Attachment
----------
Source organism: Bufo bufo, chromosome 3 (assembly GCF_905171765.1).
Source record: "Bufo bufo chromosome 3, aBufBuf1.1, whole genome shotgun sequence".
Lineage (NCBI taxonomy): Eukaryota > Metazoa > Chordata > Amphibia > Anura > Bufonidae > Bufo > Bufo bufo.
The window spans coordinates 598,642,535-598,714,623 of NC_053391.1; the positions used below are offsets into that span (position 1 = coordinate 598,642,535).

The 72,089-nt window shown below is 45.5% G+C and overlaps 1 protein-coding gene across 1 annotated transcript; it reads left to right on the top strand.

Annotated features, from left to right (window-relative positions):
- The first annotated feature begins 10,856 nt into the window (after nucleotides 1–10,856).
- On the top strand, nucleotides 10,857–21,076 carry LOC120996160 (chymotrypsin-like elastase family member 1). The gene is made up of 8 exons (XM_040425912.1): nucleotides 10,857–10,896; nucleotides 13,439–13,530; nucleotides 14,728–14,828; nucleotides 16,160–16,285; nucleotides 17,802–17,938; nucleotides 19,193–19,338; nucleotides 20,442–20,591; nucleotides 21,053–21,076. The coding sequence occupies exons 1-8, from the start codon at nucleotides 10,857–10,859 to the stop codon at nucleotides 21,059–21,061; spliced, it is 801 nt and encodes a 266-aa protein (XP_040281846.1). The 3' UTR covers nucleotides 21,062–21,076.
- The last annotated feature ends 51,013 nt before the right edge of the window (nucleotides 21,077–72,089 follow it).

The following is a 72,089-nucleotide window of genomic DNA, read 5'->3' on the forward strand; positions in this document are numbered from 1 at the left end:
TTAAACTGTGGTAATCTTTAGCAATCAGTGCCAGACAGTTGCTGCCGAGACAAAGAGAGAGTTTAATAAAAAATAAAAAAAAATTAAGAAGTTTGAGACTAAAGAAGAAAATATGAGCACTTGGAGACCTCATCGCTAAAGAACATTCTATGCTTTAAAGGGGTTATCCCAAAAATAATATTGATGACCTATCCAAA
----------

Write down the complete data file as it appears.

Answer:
Source organism: Bufo bufo, chromosome 3 (assembly GCF_905171765.1).
Source record: "Bufo bufo chromosome 3, aBufBuf1.1, whole genome shotgun sequence".
Lineage (NCBI taxonomy): Eukaryota > Metazoa > Chordata > Amphibia > Anura > Bufonidae > Bufo > Bufo bufo.
The window spans coordinates 598,642,535-598,714,623 of NC_053391.1; the positions used below are offsets into that span (position 1 = coordinate 598,642,535).

The 72,089-nt window shown below is 45.5% G+C and overlaps 1 protein-coding gene across 1 annotated transcript; it reads left to right on the top strand.

Annotated features, from left to right (window-relative positions):
- The first annotated feature begins 10,856 nt into the window (after nucleotides 1–10,856).
- On the top strand, nucleotides 10,857–21,076 carry LOC120996160 (chymotrypsin-like elastase family member 1). The gene is made up of 8 exons (XM_040425912.1): nucleotides 10,857–10,896; nucleotides 13,439–13,530; nucleotides 14,728–14,828; nucleotides 16,160–16,285; nucleotides 17,802–17,938; nucleotides 19,193–19,338; nucleotides 20,442–20,591; nucleotides 21,053–21,076. The coding sequence occupies exons 1-8, from the start codon at nucleotides 10,857–10,859 to the stop codon at nucleotides 21,059–21,061; spliced, it is 801 nt and encodes a 266-aa protein (XP_040281846.1). The 3' UTR covers nucleotides 21,062–21,076.
- The last annotated feature ends 51,013 nt before the right edge of the window (nucleotides 21,077–72,089 follow it).

The following is a 72,089-nucleotide window of genomic DNA, read 5'->3' on the forward strand; positions in this document are numbered from 1 at the left end:
TTAAACTGTGGTAATCTTTAGCAATCAGTGCCAGACAGTTGCTGCCGAGACAAAGAGAGAGTTTAATAAAAAATAAAAAAAAATTAAGAAGTTTGAGACTAAAGAAGAAAATATGAGCACTTGGAGACCTCATCGCTAAAGAACATTCTATGCTTTAAAGGGGTTATCCCAAAAATAATATTGATGACCTATCCAAA